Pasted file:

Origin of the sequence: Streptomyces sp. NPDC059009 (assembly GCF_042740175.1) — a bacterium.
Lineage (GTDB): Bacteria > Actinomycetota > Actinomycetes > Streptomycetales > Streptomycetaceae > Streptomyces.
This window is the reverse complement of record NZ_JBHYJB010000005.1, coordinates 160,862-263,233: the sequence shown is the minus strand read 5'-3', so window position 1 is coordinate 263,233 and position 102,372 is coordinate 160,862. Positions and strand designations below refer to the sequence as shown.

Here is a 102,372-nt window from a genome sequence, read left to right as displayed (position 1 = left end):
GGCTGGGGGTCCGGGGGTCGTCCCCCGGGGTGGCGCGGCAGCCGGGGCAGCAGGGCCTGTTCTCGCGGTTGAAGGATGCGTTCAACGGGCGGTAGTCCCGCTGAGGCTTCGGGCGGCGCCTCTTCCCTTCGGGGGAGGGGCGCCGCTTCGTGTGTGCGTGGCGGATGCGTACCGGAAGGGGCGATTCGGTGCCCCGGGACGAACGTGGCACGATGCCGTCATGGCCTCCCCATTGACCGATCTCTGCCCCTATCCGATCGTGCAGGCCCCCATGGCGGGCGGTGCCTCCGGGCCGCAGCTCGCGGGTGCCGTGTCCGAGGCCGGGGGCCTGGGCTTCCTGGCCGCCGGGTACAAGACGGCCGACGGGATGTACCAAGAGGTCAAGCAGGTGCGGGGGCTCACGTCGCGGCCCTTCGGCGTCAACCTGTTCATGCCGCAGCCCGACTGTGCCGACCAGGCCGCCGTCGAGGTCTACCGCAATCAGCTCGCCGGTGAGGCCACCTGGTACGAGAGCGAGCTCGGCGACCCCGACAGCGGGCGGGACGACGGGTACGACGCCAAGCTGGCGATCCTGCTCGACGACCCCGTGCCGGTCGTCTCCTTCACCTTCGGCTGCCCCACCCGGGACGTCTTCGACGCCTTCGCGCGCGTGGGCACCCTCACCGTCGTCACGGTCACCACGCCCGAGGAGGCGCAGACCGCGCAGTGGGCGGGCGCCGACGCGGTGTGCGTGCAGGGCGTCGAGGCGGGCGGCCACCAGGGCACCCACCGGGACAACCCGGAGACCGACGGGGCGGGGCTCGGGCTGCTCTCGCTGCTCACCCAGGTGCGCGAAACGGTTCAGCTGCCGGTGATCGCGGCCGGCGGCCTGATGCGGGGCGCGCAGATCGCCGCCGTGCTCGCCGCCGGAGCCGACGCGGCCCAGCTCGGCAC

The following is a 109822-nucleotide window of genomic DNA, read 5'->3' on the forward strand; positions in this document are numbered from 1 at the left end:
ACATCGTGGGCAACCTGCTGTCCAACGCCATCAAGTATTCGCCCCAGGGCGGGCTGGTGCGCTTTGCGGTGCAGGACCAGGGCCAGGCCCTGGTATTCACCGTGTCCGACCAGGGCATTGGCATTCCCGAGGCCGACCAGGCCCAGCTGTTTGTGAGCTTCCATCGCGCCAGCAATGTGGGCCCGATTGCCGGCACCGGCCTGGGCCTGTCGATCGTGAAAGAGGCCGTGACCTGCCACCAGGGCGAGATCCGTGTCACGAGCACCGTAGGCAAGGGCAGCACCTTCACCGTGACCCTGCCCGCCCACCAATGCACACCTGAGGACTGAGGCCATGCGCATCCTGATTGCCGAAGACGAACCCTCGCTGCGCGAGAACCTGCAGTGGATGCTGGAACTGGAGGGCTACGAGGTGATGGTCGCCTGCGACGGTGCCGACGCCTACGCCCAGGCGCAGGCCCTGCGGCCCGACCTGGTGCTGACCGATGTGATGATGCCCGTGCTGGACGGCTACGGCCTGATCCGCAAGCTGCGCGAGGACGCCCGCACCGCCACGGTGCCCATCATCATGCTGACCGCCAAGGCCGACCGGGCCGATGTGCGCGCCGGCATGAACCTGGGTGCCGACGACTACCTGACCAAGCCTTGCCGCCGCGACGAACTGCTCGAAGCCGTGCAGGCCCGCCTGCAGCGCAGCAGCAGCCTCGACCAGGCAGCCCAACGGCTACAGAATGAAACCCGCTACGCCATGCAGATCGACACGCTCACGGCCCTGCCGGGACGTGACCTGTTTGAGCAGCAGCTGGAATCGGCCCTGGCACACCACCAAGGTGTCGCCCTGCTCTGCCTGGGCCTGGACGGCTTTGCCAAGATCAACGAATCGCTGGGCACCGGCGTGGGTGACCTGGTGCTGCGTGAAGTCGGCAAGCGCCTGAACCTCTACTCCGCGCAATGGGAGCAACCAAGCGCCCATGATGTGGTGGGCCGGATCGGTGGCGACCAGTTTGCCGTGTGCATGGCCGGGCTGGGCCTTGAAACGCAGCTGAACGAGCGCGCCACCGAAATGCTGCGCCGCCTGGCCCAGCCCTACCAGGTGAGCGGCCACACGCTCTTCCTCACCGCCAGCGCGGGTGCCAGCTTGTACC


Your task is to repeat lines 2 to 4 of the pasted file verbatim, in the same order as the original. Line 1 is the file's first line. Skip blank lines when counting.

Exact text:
Lineage (GTDB): Bacteria > Actinomycetota > Actinomycetes > Streptomycetales > Streptomycetaceae > Streptomyces.
This window is the reverse complement of record NZ_JBHYJB010000005.1, coordinates 160,862-263,233: the sequence shown is the minus strand read 5'-3', so window position 1 is coordinate 263,233 and position 102,372 is coordinate 160,862. Positions and strand designations below refer to the sequence as shown.

Here is a 102,372-nt window from a genome sequence, read left to right as displayed (position 1 = left end):